The second voice then comes onto the track revealing that she is the sister of Keisha, the slain prostitute from Section.80’s “Keisha’s Song.” This voice starts off as angry, then proud, then victimized, and defensive again. She had a problem with Kendrick speaking on Keisha’s life, accusing Lamar of judging her dead sister, and then saying it is now her future. She says Lamar is ignorant, but really she is the one showing ignorance by continuing down this path.
The end of this verse ends with her going on a rant, but her voice begins to fade as Lamar stops listening. She proves to be another lost soul who seems to only learn from experience and not from advice and knowledge.
The first two voices are for people to gain awareness of the situations they put themselves in. We don’t want to see people banging on each other over a flag, and we also don’t want to see women spreading their legs for some dollars.
For the third voice we hear the voice Kendrick Lamar himself. You get the image of isolation and a complete reflection on life.
“I suffer a lot/And everyday that glass mirror get tougher to watch/I tie my stomach in knots/And I’m not sure why I’m infatuated with death,” Lamar raps.
He further explains how necessary it was to tell these stories and how these are events are ones that are “realer than the T.V. screen.” This third verse was placed to save lives, to give strength and knowledge to those without; but also to give purpose to Lamar himself
“I count lives, all on these songs/Look at the weak and cry/Pray one day you’ll be strong/Fighting for your rights, even when you’re wrong/And hope that even just one of you sing about me when I’m gone/Am I worth it? Did I put enough work in?” Lamar raps.
Lamar acknowledges his gift just by revealing any of this and recognizes himself as a voice. Songs like this aren’t just created for our entertainment, but they are somewhat of a warning or wake-up call to those in any similar situation. At the same time it’s not preachy, these three verses serve more as a “I’ve been there, I’ve seen these things, don’t make the same mistakes.”
These two questions lead to the hook that turns into a cycle of “Promise that you sing about me forever, promise that you sing about me,” which further transition into the skit of Lamar and the homies, fresh from watching the brother getting killed, ready to retaliate.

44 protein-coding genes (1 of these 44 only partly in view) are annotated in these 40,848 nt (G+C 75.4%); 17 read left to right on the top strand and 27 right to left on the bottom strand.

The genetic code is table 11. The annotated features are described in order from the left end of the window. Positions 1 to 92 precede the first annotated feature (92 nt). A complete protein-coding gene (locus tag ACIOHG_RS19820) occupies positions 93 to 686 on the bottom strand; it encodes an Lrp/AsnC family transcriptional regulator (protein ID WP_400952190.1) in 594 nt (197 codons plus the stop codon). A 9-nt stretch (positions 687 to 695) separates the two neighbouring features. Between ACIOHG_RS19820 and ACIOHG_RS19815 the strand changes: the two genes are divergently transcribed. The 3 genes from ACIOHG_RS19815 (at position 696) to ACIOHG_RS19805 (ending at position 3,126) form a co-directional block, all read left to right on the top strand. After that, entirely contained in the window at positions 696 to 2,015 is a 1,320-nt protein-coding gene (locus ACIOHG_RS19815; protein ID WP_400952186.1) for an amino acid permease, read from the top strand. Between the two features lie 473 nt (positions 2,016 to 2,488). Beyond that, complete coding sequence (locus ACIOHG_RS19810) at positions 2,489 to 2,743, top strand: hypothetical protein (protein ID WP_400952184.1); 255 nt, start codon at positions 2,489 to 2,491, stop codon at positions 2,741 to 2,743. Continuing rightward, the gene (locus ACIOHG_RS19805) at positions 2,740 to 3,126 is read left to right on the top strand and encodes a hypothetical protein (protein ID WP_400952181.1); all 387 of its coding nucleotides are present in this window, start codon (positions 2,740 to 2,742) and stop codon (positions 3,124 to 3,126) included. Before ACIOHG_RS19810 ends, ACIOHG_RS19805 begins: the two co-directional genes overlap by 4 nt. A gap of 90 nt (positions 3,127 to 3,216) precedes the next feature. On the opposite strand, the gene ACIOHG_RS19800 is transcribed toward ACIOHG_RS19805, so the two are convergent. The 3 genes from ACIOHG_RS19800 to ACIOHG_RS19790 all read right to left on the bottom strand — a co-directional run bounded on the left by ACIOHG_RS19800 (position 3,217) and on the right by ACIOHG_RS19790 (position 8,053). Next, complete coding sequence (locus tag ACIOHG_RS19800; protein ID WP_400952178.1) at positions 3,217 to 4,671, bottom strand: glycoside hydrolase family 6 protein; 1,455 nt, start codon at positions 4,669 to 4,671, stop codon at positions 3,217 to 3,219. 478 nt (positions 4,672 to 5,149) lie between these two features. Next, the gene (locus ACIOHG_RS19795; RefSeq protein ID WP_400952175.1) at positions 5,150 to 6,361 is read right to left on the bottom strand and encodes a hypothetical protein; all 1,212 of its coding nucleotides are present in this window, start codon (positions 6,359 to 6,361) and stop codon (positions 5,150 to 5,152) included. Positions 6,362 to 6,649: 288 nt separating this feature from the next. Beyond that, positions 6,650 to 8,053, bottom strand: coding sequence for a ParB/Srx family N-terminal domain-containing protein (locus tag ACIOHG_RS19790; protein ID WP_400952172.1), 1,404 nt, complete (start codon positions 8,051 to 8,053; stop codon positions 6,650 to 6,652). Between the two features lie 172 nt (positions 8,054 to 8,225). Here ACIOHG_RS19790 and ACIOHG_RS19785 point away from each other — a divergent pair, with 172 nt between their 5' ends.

The transition from skit to the first verse is like a cut scene where you see everyone ready to ride out, but right before they do the lyrics begin.
“Tired of running/Tired of hunting/My own kind, but retiring nothing/Tires are steady screeching the driver is rubbing/Hands on the wheel/Who said we wasn’t/Dying of thirst/Dying of thirst,” Lamar raps.
The dying of thirst has nothing to do with the desperation for attention, but for the need of baptism; those stumbling in the wrong direction needing a new start to lead a new life.
“Dying of Thirst” in its entirety is really about the same story getting old. Bodies dropping left and right from beef, stray bullets, and drugs. I spoke of Lamar bearing the position of the voice to the people so this is once again him saying this has got to stop.
“What are we doing?/Who are we fooling?” Lamar raps.
He even likens himself to Trey from the 1991 film Boyz in the Hood, a character that was fed up with living in the streets of Compton. Trey also witnessed the murder of his friends brother just like Lamar did.
The track then enters another transition of an elderly woman speaking to the crew right before they ride out questioning why they hold so much anger and engaging a prayer with all of them.
The 12-minute song was a visual two scened track of the good kid, m.A.A.d. city short-film. Lamar’s ability to create these vivid scenes with words is unparralled with by anyone in the game today. Maybe he really is the incarnation of the late Tupac Shakur. Time will only tell.